Level Two: Student Guide


Level Two: Student Guide for Second Year Students


Once my students complete Level 1 piano lessons, they continue on with Alfred's Basic Piano Library Lesson Book: Level 2. In case you missed the first post of Level 1 overview, you can find it here. Basically, the goal is for students to learn measures, bar lines and counting. Reviewing high and low notes with groups of 2 black keys. Learning that neighboring fingers play neighboring keys is essential, along with feeling the pulse on half notes with steady rhythm. Basically, we cover five finger patterns, a few major keys, many basic chords and some students learn chord progressions!

On to the next level... Level 2! By the end of the school year, children will perform a memorized solo and another contrasting style piece. They are able to understand more music symbols and vocabulary at this level. Moving on...

Jazz & Blues: Faber & Faber

ShowTime Piano Jazz & Blues: Level 2A - Elementary Playing

Functional Skills

A. Rhythm and Pulse Development: count aloud the rhythm of the quarter, half and whole notes and corresponding rests, and dotted half notes with metronome at 72.

B. Sight Playing: 4-8 measure piece in 5 finger position.

C. Keyboard Facility: Prepare 5 pentascales or one octave scale (major or minor, hands separate and together). Keys: C, D, E, F, G. Play a triad in each key. Know Cm, Fm, Gm, Dm, Am and Em. To form a minor chord, lower the middle note of a Major chord one half step. 

D. Applied Theory: Be able to play for the teacher, intervals of 2nd - 5ths on white keys, up and down. Sharped and flatted notes. The goal here is to play Melodic and Harmonic Intervals. An important concept here is that playing harmonic intervals should be softer than the melody. The melody should be clearly heard. Know chord inversions, too.

E. Written Theory: Be able to write about

* Number of beats for quarter, half, whole notes and rests and dotted half notes.
* Counting in 2/4, 3/4 and 4/4 meter.
* Drawing sharp, flat and natural symbols; recognizing forte, piano, staccato and legato.
* White and black key names on keyboard.
* 2nd - 5th intervlas pictured on keyboard and staff, white keys only.
* Names of the notes on the grand staff from first line bass G to fifth line treble F.

I wanted to make a note here that many students learn V7 chords, Augmented and Diminished Chords at Level 2. I've written several posts, Augmented and Diminished Chords and Augmented Chords: When and Where To Use Them.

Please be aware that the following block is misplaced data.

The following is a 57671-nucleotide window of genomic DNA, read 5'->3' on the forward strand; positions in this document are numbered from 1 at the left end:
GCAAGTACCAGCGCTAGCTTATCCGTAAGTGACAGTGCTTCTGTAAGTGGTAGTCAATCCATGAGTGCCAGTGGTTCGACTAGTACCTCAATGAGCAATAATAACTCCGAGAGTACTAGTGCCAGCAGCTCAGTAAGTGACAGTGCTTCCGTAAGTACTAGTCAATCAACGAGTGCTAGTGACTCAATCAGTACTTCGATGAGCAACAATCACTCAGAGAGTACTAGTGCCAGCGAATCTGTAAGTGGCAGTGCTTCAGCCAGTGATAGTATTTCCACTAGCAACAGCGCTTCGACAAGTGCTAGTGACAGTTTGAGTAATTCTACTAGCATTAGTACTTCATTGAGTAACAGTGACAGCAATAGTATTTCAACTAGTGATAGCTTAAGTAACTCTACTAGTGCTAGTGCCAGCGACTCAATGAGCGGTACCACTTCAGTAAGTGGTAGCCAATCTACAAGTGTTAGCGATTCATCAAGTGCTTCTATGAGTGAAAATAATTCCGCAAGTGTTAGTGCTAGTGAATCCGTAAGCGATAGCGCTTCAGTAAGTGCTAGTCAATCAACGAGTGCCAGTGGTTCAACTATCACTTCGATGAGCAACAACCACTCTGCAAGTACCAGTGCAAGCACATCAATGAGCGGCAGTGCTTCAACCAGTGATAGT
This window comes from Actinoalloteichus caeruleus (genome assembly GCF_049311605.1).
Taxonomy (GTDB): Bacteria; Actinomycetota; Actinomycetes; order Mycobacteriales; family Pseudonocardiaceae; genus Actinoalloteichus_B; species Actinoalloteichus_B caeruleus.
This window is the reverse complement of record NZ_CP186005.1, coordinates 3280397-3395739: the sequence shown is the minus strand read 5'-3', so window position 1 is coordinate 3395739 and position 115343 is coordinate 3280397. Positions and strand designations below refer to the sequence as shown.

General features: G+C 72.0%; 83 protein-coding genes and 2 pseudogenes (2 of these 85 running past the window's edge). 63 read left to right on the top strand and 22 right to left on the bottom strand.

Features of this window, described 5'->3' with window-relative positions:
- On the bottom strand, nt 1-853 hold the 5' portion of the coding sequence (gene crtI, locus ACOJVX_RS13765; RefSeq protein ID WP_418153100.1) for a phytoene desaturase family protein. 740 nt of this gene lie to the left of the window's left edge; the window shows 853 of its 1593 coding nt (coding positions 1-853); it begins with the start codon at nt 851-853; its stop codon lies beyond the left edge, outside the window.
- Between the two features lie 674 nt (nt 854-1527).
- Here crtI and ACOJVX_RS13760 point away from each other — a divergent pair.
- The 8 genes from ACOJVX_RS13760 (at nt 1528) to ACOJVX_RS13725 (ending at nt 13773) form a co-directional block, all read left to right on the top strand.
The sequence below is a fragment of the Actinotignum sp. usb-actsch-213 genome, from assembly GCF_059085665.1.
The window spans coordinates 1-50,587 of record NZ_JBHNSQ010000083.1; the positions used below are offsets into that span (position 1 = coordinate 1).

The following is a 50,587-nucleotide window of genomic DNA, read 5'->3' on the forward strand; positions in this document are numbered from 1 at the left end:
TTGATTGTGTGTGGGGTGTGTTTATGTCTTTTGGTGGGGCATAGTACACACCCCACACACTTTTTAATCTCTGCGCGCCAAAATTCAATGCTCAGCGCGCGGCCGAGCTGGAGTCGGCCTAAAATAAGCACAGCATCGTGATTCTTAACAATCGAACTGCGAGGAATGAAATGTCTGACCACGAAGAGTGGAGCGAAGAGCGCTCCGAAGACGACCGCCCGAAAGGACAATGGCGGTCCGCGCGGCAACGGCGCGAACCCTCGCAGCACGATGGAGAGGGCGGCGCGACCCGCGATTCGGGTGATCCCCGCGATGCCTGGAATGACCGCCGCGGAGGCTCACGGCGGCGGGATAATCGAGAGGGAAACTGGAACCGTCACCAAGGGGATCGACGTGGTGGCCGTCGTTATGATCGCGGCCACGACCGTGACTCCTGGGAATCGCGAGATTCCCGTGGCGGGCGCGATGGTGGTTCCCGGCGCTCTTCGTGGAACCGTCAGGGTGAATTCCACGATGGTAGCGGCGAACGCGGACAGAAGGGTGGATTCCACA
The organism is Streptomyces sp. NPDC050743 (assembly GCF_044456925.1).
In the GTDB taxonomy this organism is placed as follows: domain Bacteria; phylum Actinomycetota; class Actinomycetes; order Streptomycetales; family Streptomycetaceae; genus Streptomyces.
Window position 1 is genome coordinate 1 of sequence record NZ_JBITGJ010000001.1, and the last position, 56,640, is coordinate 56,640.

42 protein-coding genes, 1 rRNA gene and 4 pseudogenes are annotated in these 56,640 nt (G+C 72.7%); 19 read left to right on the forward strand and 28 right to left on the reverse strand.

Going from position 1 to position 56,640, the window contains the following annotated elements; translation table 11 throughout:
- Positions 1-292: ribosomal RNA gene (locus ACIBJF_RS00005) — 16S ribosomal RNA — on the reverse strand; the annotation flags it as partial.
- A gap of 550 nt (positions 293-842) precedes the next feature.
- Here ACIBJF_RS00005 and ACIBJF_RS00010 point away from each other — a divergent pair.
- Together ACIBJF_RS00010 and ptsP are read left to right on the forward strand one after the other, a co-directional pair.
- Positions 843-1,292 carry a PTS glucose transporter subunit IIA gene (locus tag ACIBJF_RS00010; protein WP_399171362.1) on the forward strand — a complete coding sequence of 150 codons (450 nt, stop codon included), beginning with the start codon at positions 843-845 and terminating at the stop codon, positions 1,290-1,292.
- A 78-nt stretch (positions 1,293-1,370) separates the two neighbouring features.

F. Listening: Able to answer questions verbally

* Forte, piano, legato or staccato sounds. (understanding dynamic levels).
* Direction of 5 notes (up, down or repeating).
* Identifying steps and skips played for you.
* The beat of a song (by clapping along).
* Which one of two descriptions matches a piece played for you.

It is important for students to understand and observe staccato articulation. Phrasing and dynamic shading is necessary. Students employ a "down-up" wrist movement. Plus, knowing how to play Allegro and Allegretto. Technical training is more important than just working at scales and finger exercises. It should include practice for pianissimo and fortissimo, crescendo and diminuendo. Here are a few terms taken from Level 2...

Music Dictionary

accent - play this note louder

eighth rest - one-half beat of silence

fermata - hold this note longer than usual

flat - lower the note a half step (the nearest key to the left)

half rest - two beats of silence

natural - no sharp or flat, just the letter name (a white key)

ottava - play one octave higher than written

pick up note (upbeat) - an incomplete measure. A pick up note leads to the first full measure. Often the last measure will also be incomplete. Then, the combined value of the first and last measure equals one complete measure.

quarter rest - one beat of silence

ritardando - gradually slow down

sharp - raise the note a half step (nearest key to the right)

slur - musical phrase, idea with connected notes

staccato - lift quickly; short and bouncy

tempo - the speed of the music

tie - curved line connecting the same notes, hold for the combined value of both notes

time signature - two numbers at the beginning of a piece (one above the other); top number indicates the number of beats per measure, while the bottom number indicates the note receiving the beat

triplet - 3 eighth notes to a quarter note

1st and 2nd endings - play the 1st ending and take the repeat; play 2nd ending, skipping over the 1st ending

pedal marking - depress the damper pedal (right foot pedal) after you play the note or chord; release at the end of the pedal mark

pedal change - Lift the pedal on the beat and depress immediately after

repeat signs - Play the section within the repeat signs again

whole rest - a whole measure of silence

Be sure and check out Jermaine Griggs  Home Study Course. It's a great theory workbook filled with lots of core music concepts and it's about 300 pages. The big workbook covers many music principles that you need to know for a good foundation in understanding music. Playing all kinds of chords in songs is so important, too. Another approach to learning is hearing these audio cds, Chords 101 & 102

*affiliate links in post*

All the best,







"The beautiful thing about learning is that no one can take it away from you." B.B.King
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